Born in Austria and displaced to Britain by the Nazis, Lucie Rie became one of the leading potters working in the second half of the twentieth century. Her ceramics were admired for their distinctive surface patination, decorative incisions, and often flamboyant silhouettes.
Rie gained an international reputation for her ceramics early on, receiving a silver medal at the Paris Exposition Internationale in 1937. The following year, however, she became a refugee, fleeing from Austria just before the Anschluss with Nazi Germany. She and her husband came to Britain and, with the help of their friend, the architect Ernst Freud, found a small studio at 18 Albion Mews, Paddington. (Incidentally, this was a half-an-hour’s walk from where Ernst’s artist son, Lucian, acquired a studio in 1943.)
After the war, Rie recovered her enjoyment of more developed ceramic forms and began exhibiting regularly at the Berkeley Galleries, which also showed the work of Henry Moore, Bernard Leach and Oskar Kokoschka, as well as a wide variety of ethnographic artefacts (then regarded as ‘primitive art’). Not until an Arts Council retrospective of her work in 1967 did her fame begin to grow. This was followed by honours (a CBE in 1968 and a DBE in 1981) and further exhibitions at the V&A in 1982 and the Metropolitan Museum of Art in 1994, the latter of which was held jointly with Hans Coper who worked alongside Rie between 1947 and ‘58.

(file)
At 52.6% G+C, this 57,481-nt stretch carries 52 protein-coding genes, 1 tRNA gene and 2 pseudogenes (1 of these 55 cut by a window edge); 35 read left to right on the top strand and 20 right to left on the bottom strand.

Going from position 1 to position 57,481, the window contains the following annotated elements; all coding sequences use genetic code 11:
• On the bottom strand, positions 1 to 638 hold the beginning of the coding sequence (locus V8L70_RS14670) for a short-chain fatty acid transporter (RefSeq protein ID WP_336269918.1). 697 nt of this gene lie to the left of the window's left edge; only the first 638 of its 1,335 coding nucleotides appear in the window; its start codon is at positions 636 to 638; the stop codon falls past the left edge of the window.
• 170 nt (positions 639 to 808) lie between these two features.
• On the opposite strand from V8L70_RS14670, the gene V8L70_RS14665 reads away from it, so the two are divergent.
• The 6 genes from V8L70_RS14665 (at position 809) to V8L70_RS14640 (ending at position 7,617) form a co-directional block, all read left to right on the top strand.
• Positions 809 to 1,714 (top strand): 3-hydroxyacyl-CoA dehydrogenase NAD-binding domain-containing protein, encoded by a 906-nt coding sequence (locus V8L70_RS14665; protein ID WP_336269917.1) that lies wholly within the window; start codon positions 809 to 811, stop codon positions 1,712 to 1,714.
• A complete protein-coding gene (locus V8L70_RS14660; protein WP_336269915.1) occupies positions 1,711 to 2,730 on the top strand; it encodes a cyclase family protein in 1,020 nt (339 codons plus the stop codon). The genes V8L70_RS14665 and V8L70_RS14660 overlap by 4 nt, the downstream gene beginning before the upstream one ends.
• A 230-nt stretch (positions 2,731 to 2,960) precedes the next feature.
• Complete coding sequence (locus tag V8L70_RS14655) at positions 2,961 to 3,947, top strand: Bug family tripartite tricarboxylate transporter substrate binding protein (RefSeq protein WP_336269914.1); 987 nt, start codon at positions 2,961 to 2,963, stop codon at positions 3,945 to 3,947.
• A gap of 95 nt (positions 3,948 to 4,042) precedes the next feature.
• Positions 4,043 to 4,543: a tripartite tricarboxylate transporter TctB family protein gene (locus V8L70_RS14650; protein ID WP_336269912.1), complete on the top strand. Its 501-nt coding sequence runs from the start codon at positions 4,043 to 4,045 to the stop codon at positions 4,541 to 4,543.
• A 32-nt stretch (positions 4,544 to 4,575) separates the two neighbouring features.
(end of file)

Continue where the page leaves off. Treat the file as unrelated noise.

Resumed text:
From the late 1970s, Rie’s work became increasingly varied and free, with several vases receiving only localised areas of glazing. Convention dictates that a potter should fire their decorative vessels twice: once to fix the clay form and again to fix the glaze. Rie would use only a single firing, however, applying a glaze to fragile ‘greenware’ – pottery which has been shaped but not fired. This heightened the risk involved in the firing process, allowing for the possibility of simultaneous structural and decorative failures in the kiln. The finished surviving works are unmistakeable for their virtuosity. The example illustrated immediately below not only retained its complex shape, but emerged from the kiln with a subtle combination of decorative incisions (‘sgraffito) and bronze-brown manganese glazing, which has been allowed to bleed along the inside lip of the rim, creating an organic effect in contrast to the object’s overall effect of terse precision.